GENEALOGY-DNA-L ArchivesArchiver > GENEALOGY-DNA > 2012-03 > 1332382974
From: Jim Bartlett <>
Subject: Re: [DNA] Phasing 4th Cousins
Date: Wed, 21 Mar 2012 22:22:54 -0400
References: <4F6A49C2.email@example.com> <REME20120321183300@alum.mit.edu><C77D5C96-82B9-4382-B733-ECDA769836DF@verizon.net><REME20120321215901@alum.mit.edu>
Thanks - I'm thinking of a patchwork effort. In the end we have the whole quilt. And I think we would wind up with 2 quilts - one for maternal side and one for paternal side - and this would be true for each person in our ancestry. Another way to look at it is that any particular point on a Chr would be covered by a maternal segment and a paternal segment.
If we limit this to large segments, known to be IBD (say over 10cM each), the paternal/maternal quilts would have a lot of small holes.
For genealogists, this is OK - we would be focused on these large road signs (not concerned with the small gaps). By comparing with our atMatches we could eventually follow these road signs to virtual ancestors - just beyond our brick walls. What a vision...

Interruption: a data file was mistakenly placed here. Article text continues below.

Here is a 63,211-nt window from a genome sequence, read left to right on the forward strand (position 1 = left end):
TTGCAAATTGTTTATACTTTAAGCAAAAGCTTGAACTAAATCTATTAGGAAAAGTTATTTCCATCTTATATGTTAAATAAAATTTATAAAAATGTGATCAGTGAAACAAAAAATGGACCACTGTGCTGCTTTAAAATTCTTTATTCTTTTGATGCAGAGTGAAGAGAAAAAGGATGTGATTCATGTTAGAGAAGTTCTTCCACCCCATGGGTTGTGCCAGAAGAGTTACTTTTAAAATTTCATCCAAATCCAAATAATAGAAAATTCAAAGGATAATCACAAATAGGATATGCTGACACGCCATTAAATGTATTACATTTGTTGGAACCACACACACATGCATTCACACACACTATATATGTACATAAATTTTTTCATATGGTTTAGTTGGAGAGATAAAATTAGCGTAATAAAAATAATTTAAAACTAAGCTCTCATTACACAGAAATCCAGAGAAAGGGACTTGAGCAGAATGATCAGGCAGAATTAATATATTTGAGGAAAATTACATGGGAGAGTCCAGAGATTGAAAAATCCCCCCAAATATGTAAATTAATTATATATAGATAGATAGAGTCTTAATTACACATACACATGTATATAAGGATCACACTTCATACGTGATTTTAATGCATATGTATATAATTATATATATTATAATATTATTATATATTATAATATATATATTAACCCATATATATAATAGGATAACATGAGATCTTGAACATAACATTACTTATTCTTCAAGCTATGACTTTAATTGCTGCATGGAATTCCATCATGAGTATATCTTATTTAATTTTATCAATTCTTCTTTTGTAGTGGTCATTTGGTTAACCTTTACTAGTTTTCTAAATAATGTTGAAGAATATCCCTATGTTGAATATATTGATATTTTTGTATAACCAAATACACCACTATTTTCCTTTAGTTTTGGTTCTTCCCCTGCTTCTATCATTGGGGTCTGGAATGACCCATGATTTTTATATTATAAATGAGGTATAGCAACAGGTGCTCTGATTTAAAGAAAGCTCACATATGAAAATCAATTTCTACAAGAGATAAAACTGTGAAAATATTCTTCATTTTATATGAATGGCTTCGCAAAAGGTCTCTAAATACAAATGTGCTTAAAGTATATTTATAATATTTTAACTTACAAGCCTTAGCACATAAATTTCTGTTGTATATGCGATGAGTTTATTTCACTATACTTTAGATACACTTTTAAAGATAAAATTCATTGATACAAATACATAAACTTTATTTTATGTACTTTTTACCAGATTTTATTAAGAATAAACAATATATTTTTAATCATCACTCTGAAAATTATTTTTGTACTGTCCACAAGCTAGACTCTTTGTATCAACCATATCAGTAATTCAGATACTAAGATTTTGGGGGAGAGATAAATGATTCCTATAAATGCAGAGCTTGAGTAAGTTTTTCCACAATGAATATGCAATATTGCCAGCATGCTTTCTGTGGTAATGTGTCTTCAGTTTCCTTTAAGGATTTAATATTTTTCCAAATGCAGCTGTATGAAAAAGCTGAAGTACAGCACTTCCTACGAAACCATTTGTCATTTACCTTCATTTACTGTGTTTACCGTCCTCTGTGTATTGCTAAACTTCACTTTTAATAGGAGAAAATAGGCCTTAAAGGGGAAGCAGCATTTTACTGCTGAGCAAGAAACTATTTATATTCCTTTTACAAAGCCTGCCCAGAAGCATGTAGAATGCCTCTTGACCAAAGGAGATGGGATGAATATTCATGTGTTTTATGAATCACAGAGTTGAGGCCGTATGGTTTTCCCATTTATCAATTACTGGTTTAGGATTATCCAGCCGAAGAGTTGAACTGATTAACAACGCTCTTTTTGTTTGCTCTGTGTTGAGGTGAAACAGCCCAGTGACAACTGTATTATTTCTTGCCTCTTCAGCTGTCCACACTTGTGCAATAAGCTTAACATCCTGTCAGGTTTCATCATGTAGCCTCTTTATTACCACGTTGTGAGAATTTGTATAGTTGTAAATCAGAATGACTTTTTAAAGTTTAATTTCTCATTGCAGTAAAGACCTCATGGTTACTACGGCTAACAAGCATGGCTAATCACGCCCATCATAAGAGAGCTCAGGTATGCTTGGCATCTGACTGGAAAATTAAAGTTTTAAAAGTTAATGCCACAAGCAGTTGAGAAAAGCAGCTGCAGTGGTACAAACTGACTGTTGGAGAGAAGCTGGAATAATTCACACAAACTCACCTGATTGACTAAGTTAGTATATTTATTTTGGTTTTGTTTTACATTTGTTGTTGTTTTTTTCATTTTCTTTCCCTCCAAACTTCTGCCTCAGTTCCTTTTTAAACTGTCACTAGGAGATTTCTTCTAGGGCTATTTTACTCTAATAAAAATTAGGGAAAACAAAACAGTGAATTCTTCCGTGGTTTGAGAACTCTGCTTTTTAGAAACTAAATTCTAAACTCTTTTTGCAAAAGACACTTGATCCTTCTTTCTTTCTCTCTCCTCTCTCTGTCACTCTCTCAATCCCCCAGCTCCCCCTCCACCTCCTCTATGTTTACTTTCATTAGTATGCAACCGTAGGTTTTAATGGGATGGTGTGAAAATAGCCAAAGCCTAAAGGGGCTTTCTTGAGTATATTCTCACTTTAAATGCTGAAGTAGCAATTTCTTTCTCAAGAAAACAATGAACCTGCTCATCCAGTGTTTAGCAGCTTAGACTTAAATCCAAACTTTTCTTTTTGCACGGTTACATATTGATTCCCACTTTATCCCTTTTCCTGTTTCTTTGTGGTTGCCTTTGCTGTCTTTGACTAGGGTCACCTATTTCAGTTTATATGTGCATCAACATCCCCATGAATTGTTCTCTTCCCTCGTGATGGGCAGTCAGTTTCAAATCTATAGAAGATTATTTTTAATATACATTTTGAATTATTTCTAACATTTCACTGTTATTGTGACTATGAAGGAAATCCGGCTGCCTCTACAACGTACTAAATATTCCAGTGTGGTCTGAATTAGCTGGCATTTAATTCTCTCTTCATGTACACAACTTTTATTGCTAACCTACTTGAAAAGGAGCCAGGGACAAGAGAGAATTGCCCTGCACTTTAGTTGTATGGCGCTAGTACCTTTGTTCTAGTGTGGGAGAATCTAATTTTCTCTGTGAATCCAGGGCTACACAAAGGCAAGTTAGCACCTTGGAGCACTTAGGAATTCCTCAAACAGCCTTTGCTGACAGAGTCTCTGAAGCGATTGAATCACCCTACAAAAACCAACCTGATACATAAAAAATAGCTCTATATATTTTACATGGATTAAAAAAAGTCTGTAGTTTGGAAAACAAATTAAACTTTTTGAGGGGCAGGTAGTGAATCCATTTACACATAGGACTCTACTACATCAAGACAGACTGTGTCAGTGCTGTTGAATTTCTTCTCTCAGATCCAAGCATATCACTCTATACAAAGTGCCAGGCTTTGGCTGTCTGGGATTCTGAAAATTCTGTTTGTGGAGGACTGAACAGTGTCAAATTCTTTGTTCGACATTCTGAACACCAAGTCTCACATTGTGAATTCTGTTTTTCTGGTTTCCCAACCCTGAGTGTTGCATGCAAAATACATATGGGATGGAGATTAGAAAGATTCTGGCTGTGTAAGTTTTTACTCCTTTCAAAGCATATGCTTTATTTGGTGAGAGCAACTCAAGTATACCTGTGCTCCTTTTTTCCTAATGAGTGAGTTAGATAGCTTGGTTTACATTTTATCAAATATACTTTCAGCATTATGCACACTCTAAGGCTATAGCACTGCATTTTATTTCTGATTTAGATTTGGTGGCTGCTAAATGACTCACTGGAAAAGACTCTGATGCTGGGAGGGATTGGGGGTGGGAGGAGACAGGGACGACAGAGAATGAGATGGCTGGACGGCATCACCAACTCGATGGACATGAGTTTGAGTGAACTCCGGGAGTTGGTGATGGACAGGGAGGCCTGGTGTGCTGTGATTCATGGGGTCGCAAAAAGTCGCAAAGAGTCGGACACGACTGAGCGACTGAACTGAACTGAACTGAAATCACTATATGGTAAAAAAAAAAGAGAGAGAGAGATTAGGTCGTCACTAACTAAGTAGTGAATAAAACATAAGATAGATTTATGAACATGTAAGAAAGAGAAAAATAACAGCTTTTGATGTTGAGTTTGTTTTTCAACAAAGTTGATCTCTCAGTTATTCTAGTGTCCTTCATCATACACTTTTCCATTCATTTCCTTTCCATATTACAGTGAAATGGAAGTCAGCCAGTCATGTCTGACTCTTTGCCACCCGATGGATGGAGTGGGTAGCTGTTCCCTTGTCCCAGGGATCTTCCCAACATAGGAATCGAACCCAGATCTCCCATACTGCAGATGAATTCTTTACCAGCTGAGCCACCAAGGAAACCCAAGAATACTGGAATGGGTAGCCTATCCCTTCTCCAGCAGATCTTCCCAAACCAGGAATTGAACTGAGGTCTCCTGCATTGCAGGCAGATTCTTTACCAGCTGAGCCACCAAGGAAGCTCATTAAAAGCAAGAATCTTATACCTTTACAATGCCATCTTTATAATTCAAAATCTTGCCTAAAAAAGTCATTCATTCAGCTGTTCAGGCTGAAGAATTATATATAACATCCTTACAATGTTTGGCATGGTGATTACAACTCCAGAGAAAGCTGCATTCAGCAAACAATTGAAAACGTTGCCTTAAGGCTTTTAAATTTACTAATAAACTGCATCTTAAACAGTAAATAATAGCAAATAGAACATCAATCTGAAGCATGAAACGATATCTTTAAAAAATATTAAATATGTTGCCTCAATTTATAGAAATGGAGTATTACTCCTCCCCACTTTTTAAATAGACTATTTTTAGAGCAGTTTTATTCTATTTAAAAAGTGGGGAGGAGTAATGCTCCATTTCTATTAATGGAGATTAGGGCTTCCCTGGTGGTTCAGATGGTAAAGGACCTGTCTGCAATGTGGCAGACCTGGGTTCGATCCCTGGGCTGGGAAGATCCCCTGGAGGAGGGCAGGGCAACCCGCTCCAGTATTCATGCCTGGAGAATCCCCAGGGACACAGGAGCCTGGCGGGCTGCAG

Jim - Sent from my iPhone - FaceTime!
On Mar 21, 2012, at 10:01 PM, (John Chandler) wrote:
> Jim wrote:
>> If one were to try some phasing by large (IBD) segments that is
>> attribute these segments to specific ancestors - couldn't that be done
>> with somewhat fewer testees?
> Let me see if I understand what you're suggesting. Suppose you have
> two people with a known common ancestor pair and a large segment that
> is half-identical between them. You can hypothesize that the segment
> is thereby phased and IBD and attributable to one of the pair of common
> ancestors. Yes, that's possible, but if the shared ancestors are many
> generations back, you may very well not find any large half-identical
> segments. That's why you need an exponentially growing number of
> testees to get a reasonable shot at commonality.
> John Chandler